Being a full-time RVer has perks, like the spot shown in this photo where I was last week in St. George, Utah. But it also has days where just taking care of life is the only thing I can “accomplish”. And moving days are a great example.
For the most part, I abide by the 2/2/2 rule. For those of you who don’t RV, this means I drive no more than 200 miles, get there by 2 PM, and stay for at least two days.
So while my actual driving time isn’t that long, there are a lot of other things that I have to account for.
- There’s an hour on each end to break down and set up camp.
- There are the 15-minute stops for gas, leg stretching, lunch, and human/doggie potty breaks (which of course, don’t always seem to line up).
- There’s getting groceries. When I’m lucky, I can do grocery pick-up. But when that’s not available, I’m navigating a new store, don’t know where anything is, and which of my favorite items they carry.
- There’s also the other sundry of life stuff required like propane refills, emptying/filling tanks, or doing laundry.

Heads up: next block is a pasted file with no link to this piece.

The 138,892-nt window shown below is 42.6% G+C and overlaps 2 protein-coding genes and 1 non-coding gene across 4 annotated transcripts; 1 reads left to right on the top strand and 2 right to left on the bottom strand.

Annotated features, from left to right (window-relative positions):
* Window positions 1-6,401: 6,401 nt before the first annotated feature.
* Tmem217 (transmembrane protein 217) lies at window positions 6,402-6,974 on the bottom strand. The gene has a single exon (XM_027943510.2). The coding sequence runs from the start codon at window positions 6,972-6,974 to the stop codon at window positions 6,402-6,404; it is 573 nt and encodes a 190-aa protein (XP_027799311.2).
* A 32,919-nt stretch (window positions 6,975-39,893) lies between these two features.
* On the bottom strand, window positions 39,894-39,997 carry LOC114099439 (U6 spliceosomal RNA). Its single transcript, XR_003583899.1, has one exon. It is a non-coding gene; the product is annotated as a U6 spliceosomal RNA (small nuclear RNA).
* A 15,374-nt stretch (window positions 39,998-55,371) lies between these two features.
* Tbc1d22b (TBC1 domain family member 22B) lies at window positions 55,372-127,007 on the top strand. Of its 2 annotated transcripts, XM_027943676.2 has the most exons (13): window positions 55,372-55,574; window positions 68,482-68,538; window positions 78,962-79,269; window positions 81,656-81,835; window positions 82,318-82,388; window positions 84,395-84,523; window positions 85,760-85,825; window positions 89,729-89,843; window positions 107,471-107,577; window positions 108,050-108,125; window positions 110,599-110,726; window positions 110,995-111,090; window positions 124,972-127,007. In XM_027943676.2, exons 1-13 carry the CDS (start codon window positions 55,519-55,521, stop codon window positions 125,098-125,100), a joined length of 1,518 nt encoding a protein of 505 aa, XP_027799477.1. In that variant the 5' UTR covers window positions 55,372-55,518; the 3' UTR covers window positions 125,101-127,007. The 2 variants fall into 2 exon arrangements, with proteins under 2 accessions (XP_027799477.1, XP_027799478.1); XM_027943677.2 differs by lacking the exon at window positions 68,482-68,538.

When I first hit the road, I tried to fit work into the little pockets throughout the day. I’d respond to emails while I was filling up at the gas station. I’d schedule phone calls when we stopped for lunch.
But these days, I don’t.
The only thing I “accomplish” on a moving day is getting us safely from one spot to another.
And I put “accomplish” in quotes because it’s not a simple project.
Safely moving from one place to another is about a five-hour project that requires mental focus and physical exertion (my hitch alone weighs about 50 pounds).
I think this is part of the reason that the longer I’ve been on the road, the more I’ve accepted that my preferred pace is slow and steady.
For the last few years, I’ve intentionally cultivated a slow, quiet life. I’ve started to listen to what I need. I’ve accepted that I’d rather accomplish one or two important things a day than dozens of small things that don’t serve me or those I want to help.
We live in a culture that says that you have to hustle and accomplish every day. That slow and steady isn’t how you win the race. But they are wrong.
I’m here to remind you that you are accomplishing something when you…
- listen to your body and rest
- get one big thing done (rather than spinning your wheels with busy work)
- spend the day taking care of the “adulting” things so your brain can focus on business the next day
P.S. I’m still in love with VideoAsk and have had so much fun using it for the Ask Kiff series, the artist’s Courtyard chatbot, and the other BTS ways I’m using it. They are having their fall sale right now, so if you’ve been on the fence about trying it, now’s the time! Here’s my affiliate link to snag the fall discount.